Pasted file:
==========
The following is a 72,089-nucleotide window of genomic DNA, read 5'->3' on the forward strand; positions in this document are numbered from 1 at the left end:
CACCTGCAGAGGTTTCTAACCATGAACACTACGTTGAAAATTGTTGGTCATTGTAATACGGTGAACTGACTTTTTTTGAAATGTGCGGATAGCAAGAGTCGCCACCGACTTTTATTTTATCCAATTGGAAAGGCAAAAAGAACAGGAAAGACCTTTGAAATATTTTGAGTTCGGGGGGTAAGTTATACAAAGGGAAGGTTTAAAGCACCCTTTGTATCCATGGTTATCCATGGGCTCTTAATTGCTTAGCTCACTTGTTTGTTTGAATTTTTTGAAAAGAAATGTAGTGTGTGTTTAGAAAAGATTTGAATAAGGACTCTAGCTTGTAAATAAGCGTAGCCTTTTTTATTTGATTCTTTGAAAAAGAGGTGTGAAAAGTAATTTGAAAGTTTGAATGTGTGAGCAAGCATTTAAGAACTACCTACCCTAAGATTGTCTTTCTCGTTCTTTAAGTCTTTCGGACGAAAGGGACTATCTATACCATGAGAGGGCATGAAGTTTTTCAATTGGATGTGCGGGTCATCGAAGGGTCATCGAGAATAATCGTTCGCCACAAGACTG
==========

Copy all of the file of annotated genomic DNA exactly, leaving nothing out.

The following is a 72,089-nucleotide window of genomic DNA, read 5'->3' on the forward strand; positions in this document are numbered from 1 at the left end:
CACCTGCAGAGGTTTCTAACCATGAACACTACGTTGAAAATTGTTGGTCATTGTAATACGGTGAACTGACTTTTTTTGAAATGTGCGGATAGCAAGAGTCGCCACCGACTTTTATTTTATCCAATTGGAAAGGCAAAAAGAACAGGAAAGACCTTTGAAATATTTTGAGTTCGGGGGGTAAGTTATACAAAGGGAAGGTTTAAAGCACCCTTTGTATCCATGGTTATCCATGGGCTCTTAATTGCTTAGCTCACTTGTTTGTTTGAATTTTTTGAAAAGAAATGTAGTGTGTGTTTAGAAAAGATTTGAATAAGGACTCTAGCTTGTAAATAAGCGTAGCCTTTTTTATTTGATTCTTTGAAAAAGAGGTGTGAAAAGTAATTTGAAAGTTTGAATGTGTGAGCAAGCATTTAAGAACTACCTACCCTAAGATTGTCTTTCTCGTTCTTTAAGTCTTTCGGACGAAAGGGACTATCTATACCATGAGAGGGCATGAAGTTTTTCAATTGGATGTGCGGGTCATCGAAGGGTCATCGAGAATAATCGTTCGCCACAAGACTG